Thomas Burton, an attorney representing three of the four officers singled out in the lawsuit, said the release of the video will not be effective in hurting his clients' case.
'Not when its put in context of what happened," Burton said. "It is a tiny snippet that does not show the acute cocaine intoxication and, additionally, no (medical examiner) has found police conduct did anything to asphyxiate Mr. Hodge. Everything shows this was an excited delirium outcome with someone with an overdose of cocaine."
Excited delirium, also known as agitated delirium, is described as a combination of psychomotor agitation, delirium and sweating, which may include attempts at violence and unexpected strength. Its causes include drugs and mental illness.
Morath says the video reinforces the family's contention that the responding officers were negligent and demonstrated "inappropriate" conduct in their handling of the encounter. He argues that Hodge was "clearly not a threat" while he was laying on the ground and suggested that the officers actions contributed to Hodge's death.
“Even if I stood up and said, 'You know what, Lockport Police Department, I will agree with all of that. You did everything right, until he was on the ground with handcuffs.' How would they answer? … Why did you do this? Why is there an officer with his foot on the guy’s neck for 70 seconds? What’s the answer to that?" Morath said.
He also contends that the four Lockport officers who are named in the lawsuit violated departmental policy by not turning on their body cameras. As a result, he said, there is no video of what transpired when officers first arrived on the scene.
“We would love to know with certainty what happened from the moment the police arrived to what was clearly a medical call,” Morath said.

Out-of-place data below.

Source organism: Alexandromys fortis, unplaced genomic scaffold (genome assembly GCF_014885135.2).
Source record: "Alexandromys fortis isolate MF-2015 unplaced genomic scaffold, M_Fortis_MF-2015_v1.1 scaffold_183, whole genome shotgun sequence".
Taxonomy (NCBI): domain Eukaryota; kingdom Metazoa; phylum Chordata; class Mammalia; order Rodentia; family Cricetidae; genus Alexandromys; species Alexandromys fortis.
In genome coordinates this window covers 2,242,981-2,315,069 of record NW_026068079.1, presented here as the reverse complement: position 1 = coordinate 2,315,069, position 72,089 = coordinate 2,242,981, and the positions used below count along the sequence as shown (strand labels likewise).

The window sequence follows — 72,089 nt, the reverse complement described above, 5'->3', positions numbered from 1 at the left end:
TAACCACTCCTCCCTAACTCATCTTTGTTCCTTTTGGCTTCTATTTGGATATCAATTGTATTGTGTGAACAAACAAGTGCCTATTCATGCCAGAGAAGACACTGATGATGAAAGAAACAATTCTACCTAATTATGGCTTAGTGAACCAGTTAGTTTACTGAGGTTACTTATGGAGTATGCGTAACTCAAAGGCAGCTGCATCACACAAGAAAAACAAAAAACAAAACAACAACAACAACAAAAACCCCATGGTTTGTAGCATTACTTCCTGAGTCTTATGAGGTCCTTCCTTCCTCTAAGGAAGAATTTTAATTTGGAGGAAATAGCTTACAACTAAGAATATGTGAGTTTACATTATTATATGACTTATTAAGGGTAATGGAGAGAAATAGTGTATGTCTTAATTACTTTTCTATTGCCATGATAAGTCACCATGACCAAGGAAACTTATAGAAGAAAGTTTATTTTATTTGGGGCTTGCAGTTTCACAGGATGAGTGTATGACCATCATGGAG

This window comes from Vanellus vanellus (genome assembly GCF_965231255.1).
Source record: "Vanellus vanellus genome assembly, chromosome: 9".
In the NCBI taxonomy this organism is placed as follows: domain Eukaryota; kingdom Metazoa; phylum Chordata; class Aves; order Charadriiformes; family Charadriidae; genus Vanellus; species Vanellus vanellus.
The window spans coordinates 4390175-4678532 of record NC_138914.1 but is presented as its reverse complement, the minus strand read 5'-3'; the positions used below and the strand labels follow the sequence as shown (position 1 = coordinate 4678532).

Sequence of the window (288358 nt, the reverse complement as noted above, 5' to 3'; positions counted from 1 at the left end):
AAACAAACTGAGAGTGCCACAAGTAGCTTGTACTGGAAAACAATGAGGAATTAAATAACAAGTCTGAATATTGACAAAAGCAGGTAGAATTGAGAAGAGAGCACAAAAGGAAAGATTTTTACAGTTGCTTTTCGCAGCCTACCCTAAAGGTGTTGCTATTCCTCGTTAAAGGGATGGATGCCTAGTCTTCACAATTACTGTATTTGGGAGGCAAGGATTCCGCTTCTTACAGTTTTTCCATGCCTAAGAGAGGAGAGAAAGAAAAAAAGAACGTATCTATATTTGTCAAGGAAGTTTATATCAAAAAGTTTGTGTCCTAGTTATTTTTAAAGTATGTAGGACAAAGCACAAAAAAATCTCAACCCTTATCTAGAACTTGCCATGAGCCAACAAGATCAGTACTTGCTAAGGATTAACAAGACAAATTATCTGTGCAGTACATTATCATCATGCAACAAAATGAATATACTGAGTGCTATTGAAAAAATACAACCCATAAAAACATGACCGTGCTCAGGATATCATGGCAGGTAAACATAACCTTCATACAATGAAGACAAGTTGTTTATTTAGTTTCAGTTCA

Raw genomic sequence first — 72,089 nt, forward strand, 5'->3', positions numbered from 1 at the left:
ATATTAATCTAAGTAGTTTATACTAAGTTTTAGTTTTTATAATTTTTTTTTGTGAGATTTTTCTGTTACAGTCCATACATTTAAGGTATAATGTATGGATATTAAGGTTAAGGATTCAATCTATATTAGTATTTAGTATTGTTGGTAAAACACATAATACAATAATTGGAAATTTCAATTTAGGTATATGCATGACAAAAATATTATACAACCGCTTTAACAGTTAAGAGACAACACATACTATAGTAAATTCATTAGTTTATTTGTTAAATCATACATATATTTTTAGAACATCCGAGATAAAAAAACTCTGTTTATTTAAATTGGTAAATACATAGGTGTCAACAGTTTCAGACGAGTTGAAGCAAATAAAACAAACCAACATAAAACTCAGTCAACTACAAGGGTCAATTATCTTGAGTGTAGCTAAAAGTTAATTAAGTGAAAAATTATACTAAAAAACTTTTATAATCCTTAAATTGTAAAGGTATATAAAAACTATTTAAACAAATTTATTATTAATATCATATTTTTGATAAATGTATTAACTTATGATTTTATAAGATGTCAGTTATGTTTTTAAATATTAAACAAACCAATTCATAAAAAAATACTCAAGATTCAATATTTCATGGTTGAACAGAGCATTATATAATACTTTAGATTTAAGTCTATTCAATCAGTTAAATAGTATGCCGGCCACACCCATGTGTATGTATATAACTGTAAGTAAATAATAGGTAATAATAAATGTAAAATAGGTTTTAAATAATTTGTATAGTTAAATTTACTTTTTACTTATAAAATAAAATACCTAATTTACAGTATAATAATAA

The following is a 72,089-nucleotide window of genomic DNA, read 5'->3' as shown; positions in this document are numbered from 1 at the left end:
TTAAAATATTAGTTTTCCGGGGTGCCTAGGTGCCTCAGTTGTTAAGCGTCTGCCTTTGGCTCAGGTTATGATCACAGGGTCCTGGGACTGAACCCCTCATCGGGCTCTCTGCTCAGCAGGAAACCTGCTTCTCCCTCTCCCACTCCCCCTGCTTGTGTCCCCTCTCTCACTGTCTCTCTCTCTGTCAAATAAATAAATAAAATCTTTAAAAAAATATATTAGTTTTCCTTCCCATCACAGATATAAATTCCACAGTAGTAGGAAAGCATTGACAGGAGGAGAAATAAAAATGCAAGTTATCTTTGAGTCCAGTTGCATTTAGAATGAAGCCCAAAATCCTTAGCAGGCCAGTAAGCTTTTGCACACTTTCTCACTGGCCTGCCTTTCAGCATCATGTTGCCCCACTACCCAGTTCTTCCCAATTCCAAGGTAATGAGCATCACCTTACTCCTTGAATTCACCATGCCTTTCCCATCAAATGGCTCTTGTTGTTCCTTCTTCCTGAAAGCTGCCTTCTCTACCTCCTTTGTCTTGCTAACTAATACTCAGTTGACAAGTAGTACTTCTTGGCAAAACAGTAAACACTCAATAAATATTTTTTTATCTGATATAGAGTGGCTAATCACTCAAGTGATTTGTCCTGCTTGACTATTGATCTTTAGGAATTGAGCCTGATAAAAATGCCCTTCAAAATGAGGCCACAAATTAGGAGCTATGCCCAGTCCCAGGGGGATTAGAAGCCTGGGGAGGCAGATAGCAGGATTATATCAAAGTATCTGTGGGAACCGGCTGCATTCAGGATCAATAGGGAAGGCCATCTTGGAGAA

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Morath said he anticipates defense attorneys in the lawsuit will attempt to call Hodge's conduct prior to his death into question, while asserting that the officers did what they needed to do to subdue a person who was possibly on drugs and acting erratically. Morath described that defense as "a red herring," considering the outcome of the police encounter.
"That’s what they want us to talk about. They want it to be about what Troy did up until the point he was on the ground," Morath said. "Number one, we’ll never have a clear answer on that, and number two, in the grand scheme of things, it doesn’t matter. The clear negligence here, the clear inappropriate police conduct when Troy was on the ground – not a threat to anyone. …There’s no justification, whatsoever, under any scenario for that.”
Morath said the family's lawsuit is not about money but rather an effort to promote change for the better within the City of Lockport Police Department.
“She does not want this to happen again," Morath said, referring to Hodge's mother. "She wants changes to training, how officers respond to calls of mental health or welfare checks as opposed to criminal complaints, more involvement of mental health professionals responding to these calls. Officers who know how to handle somebody if they are high on drugs and if they are having a mental episode, but they’re not threatening anyone or harming anybody. You don’t treat that the same way as someone threatening to hurt someone.”
The office of New York State Attorney General Letitia James has an open investigation into the police department's handling of the Hodge incident.
Lockport Mayor Michelle Roman said on Friday that she has seen the video, which she described as "very disturbing." She said she is reserving additional comment on the matter until the attorney general's investigation has been completed.
“I wish the investigation was over to get some closure for the family and the whole community," Roman said.